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The Practice of Gratitude

Psychology ONE Gratitude

The practice of gratitude might seem a bit like new-age religion.  But there are particular scientific benefits in the practice.  Studies have shown that people who are generally grateful:

  • Have improved mood and stay happier for longer
  • Are better able to build connections and feel closer to family and friends
  • Find it easier to cope with life’s difficulties and recognise the good things in life
  • Have improved physical health and better immunity also.

Generally, we are “hard-wired” to be grateful – by being grateful to others, we build connections.  It feels good to give and to receive gratitude.  Seligman et al.’s study demonstrated that even writing a letter of gratitude (but not necessarily sending it) leads to improved mood.  Of course, being grateful does not mean that your problems will go away – rather, the shift of focus promotes a more optimistic view of life if practiced over time.  Like a New Year’s resolution, practicing gratitude can be difficult to remember to do consistently.  Try expressing your gratitude in different ways:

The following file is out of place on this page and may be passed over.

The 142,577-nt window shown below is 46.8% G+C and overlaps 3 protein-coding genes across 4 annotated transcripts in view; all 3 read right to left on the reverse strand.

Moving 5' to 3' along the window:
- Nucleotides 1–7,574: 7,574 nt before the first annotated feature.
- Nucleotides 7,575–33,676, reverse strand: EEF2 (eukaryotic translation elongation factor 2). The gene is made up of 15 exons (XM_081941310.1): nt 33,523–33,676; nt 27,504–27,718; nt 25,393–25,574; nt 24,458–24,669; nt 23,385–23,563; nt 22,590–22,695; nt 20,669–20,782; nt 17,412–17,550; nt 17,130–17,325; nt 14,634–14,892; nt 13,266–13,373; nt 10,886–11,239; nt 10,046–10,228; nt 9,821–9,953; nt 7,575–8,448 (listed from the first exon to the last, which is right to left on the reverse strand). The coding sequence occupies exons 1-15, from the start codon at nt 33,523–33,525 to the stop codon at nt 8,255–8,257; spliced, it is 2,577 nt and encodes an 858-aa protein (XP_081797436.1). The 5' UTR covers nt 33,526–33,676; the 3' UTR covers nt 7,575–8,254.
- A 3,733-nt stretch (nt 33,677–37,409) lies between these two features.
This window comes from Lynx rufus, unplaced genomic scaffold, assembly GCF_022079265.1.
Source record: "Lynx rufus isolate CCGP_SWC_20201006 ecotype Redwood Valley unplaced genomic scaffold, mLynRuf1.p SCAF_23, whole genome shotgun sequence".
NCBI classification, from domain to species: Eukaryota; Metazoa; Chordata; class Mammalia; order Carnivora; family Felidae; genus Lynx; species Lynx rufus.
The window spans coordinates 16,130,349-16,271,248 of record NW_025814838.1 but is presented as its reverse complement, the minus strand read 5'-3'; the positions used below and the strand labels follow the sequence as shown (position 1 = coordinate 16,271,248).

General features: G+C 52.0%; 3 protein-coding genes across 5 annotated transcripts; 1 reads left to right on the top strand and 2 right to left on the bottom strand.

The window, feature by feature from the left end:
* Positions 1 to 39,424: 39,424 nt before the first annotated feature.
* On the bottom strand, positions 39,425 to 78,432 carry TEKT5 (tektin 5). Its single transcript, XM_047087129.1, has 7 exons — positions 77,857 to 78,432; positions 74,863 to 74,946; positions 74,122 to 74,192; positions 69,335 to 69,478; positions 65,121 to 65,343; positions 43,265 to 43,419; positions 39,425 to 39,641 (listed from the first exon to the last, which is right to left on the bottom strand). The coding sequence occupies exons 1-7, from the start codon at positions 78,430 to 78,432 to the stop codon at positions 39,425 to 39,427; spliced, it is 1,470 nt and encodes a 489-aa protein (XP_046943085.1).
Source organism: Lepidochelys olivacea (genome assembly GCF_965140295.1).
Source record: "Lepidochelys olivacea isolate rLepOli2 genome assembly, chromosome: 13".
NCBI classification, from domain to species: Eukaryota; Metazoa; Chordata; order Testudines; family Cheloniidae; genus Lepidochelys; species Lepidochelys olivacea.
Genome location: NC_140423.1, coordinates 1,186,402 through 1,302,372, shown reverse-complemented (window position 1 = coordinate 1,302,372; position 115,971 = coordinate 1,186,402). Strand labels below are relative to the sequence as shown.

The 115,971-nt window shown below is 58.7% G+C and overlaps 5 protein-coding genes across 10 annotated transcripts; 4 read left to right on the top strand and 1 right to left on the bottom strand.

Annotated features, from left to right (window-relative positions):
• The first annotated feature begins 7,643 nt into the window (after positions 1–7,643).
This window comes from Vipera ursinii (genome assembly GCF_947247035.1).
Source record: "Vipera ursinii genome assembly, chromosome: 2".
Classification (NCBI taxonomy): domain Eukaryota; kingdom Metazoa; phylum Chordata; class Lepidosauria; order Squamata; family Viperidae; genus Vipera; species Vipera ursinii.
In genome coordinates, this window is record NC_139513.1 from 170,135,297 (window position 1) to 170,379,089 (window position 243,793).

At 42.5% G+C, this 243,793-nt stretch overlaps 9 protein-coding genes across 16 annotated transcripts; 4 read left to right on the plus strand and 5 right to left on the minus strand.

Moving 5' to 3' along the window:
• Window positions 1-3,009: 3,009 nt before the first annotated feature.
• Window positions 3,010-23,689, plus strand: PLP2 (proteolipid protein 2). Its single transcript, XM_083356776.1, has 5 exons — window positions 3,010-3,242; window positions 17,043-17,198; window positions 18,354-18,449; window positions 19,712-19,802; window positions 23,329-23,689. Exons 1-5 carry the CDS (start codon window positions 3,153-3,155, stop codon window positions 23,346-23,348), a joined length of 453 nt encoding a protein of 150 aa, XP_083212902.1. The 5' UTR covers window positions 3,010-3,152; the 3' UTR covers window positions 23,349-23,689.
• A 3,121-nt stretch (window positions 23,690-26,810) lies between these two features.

• Keep a gratitude journal or app; this can be daily or weekly.  Alternatively, keep a photo diary of things to be grateful for (e.g. a beautiful view, a freshly opened flower, or a gift from a friend).
  • Give back to others, whether that is giving a gift of appreciation to a friend, or to donate time to a volunteer cause.  This builds your own feelings of pleasure from others’ gratitude. 
  • Pop a note in a jar each time you think of something to be grateful for.  You can open the jar and read the notes if you are feeling low.
  • Check on your neighbours or family or friends who you haven’t connected with for a while.  They will be grateful for a catch up and you will feel good too.
  • Share your gratitude with others whether in person or elsewhere.  Perhaps upload a positive post to your social media. 
  • If you are a parent, encourage gratitude in your children.  They are often adept at seeing the good in things.
  • Keep your gratitude meaningful so that it doesn’t become boring – perhaps choose topics to focus upon.  One month you might consider the people you are grateful to have in your life; the next might be related to acts of kindness or things around you.  Be specific such as “I am grateful for the lady who let me go first at the check-out, so I could have a longer lunch” or “It was so nice of my friend to drop round with a coffee”.

A habit takes a few weeks to develop.  Give your gratitude practice some time and you will hopefully soon start to feel the benefits! Perhaps a New Year’s resolution. 🙂 


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Picture of Sharon Connell

Sharon Connell

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